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Immigration and Residency Law, Refugee Law, and Citizenship

Choose your lawyer:
Immigration and Residency Law, Refugee Law, and Citizenship

Dr. Chris Attard

Practitioner, Consultant, Academic

Confident Businessman

Dr. Ibtisam Sadegh

Practitioner and Academic

Confident Businessman

Dr. Sylvana Brannon

Practitioner, Consultant

Confident Businessman

In a nutshell, immigration law is the body of law which regulates the entry and exit of a person into a country or group of countries within a political union (such as the EU and/or its Schengen Area). This area of law concerns issues such as entry visas and related requirements, travel documents, irregular entry and asylum seeking and refugee law, overstaying, detention, deportation, etc…

Residency law is intimately tied with immigration law and concerns the rights and obligations regarding persons who are present and living in a country. Establishing one’s life in a foreign country entails laborious administrative work and many legal issues and implications may arise eg. Requirement of permits, programmes and schemes, domicile and taxation, rights of reunification of family members, retirement, vested rights (eg. after residing for a number of years).

Malta offers multiple residency schemes/programmes with tax advantages, such as:

  • The Residence Programme (TRP)

  • The Global Residence Programme

  • The Malta Retirement Programme

  • The Malta Residence and Visa Program (MRVP)

Citizenship is the official recognition by a country (a sovereign State) of a particular person as a citizen thereof. For all intents and purposes of law, as a rule, that citizen is treated as a national of that county, although such citizenship is susceptible to renunciation and/or deprivation. The Maltese Citizenship Act (Chapter 188 of the Laws of Malta) recognises: citizenship by birth or descent, citizenship by marriage, and citizenship by naturalisation (after living in Malta for a certain number of years). The Act also recognises multiple citizenship. Once a person is granted Maltese citizenship under the Act, such person is issued a certificate of citizenship and may apply for a Maltese passport.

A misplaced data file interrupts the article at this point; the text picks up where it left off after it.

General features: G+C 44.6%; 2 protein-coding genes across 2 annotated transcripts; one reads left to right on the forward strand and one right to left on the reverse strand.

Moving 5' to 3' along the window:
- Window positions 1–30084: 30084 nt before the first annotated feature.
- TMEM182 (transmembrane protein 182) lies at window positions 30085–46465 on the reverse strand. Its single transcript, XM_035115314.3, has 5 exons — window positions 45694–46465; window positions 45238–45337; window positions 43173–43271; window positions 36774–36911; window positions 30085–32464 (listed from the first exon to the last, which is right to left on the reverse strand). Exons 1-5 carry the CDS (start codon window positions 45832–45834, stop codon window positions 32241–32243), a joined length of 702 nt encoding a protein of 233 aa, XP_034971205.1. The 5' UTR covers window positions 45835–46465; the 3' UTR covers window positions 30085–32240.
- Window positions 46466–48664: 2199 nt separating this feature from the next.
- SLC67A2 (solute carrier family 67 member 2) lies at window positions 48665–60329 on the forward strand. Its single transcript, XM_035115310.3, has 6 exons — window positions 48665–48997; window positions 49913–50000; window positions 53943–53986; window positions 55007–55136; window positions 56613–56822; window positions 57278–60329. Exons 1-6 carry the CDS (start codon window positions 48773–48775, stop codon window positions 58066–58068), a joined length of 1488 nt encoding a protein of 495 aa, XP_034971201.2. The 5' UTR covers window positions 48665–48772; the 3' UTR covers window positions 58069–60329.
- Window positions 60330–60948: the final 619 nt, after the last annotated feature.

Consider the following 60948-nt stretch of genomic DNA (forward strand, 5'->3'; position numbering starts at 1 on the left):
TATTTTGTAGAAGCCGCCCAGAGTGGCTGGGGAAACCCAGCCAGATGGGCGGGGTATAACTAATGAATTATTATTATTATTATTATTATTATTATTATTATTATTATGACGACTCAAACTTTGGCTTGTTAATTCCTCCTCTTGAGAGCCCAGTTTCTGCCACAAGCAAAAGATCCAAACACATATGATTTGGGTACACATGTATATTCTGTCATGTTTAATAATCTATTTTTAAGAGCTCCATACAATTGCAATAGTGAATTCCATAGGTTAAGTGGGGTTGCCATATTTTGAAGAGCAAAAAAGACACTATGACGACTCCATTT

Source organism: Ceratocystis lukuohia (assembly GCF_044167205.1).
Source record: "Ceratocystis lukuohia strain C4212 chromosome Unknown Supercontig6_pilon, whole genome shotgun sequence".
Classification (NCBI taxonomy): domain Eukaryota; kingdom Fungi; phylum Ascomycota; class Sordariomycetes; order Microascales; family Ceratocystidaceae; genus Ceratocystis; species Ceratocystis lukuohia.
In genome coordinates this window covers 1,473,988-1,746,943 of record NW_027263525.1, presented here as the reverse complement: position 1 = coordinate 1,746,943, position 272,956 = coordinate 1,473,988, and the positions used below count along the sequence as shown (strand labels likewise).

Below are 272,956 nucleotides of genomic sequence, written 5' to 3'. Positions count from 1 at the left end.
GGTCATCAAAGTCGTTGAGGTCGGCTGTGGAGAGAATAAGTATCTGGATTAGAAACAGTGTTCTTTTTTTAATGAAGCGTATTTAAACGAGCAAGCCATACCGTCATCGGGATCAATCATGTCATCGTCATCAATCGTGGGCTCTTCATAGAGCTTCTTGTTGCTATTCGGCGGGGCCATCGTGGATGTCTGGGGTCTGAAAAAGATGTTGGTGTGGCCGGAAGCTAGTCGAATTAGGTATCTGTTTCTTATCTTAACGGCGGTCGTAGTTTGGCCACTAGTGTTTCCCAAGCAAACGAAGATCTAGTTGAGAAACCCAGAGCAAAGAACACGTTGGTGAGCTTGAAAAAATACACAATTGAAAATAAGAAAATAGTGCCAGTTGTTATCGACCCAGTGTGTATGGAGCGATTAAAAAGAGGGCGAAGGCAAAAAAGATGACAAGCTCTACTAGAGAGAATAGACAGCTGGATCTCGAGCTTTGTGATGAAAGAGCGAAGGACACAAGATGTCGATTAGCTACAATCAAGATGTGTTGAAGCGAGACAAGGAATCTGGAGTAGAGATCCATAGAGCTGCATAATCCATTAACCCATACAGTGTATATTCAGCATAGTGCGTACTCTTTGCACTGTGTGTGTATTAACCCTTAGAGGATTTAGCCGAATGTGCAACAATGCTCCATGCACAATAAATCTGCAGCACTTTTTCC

Malta also offers a controversial citizenship by investment scheme, called the IIP (Individual Investment Programme) not covered by the Citizenship Act, whereby an applicant must make onerous investments (most notably the €650,000 contribution, purchase of property in Malta worth minimum of €350,000 or lease of a property amounting to not less than €16,000 per annum, as well as acquisition of €150,000 worth of stocks, bonds, debentures, special purpose vehicles or other investment vehicles as may be identified from time to time by the Malta Individual Investor Programme Agency (MIIPA).

Malta has unique strategic importance as an alternative residency destination for several compelling reasons.

Lexvirtualis™ can assist you with immigration, residency and citizenship issues ranging from:

  • Obtaining a visa to enter Malta or the Schengen Area

  • Third Country Nationals (in general)

  • Entry and Re-Entry Bans

  • Temporary residence permits

  • Permanent residence permits

  • Family Member Residence Cards

  • Single Permits (SWP) and Employment Licenses (Work Permits)

  • Residency Schemes and Programmes such as the Global Residency Programme

  • Asylum and refugee law, as well as international protection

  • Specific Residence Authorisation (SRA)

  • Long Term Resident’s Status (LTR)

  • Citizenship

  • Appeals (Immigration Appeals Board and Refugee Appeals Board)

For further information about how LexVirtualis Advocates can help you with your law requirements kindly contact us on

Marsaxlokk Malta

You can expect more

Our area of practice is vast, so feel free to see other types of law that we specialise in.

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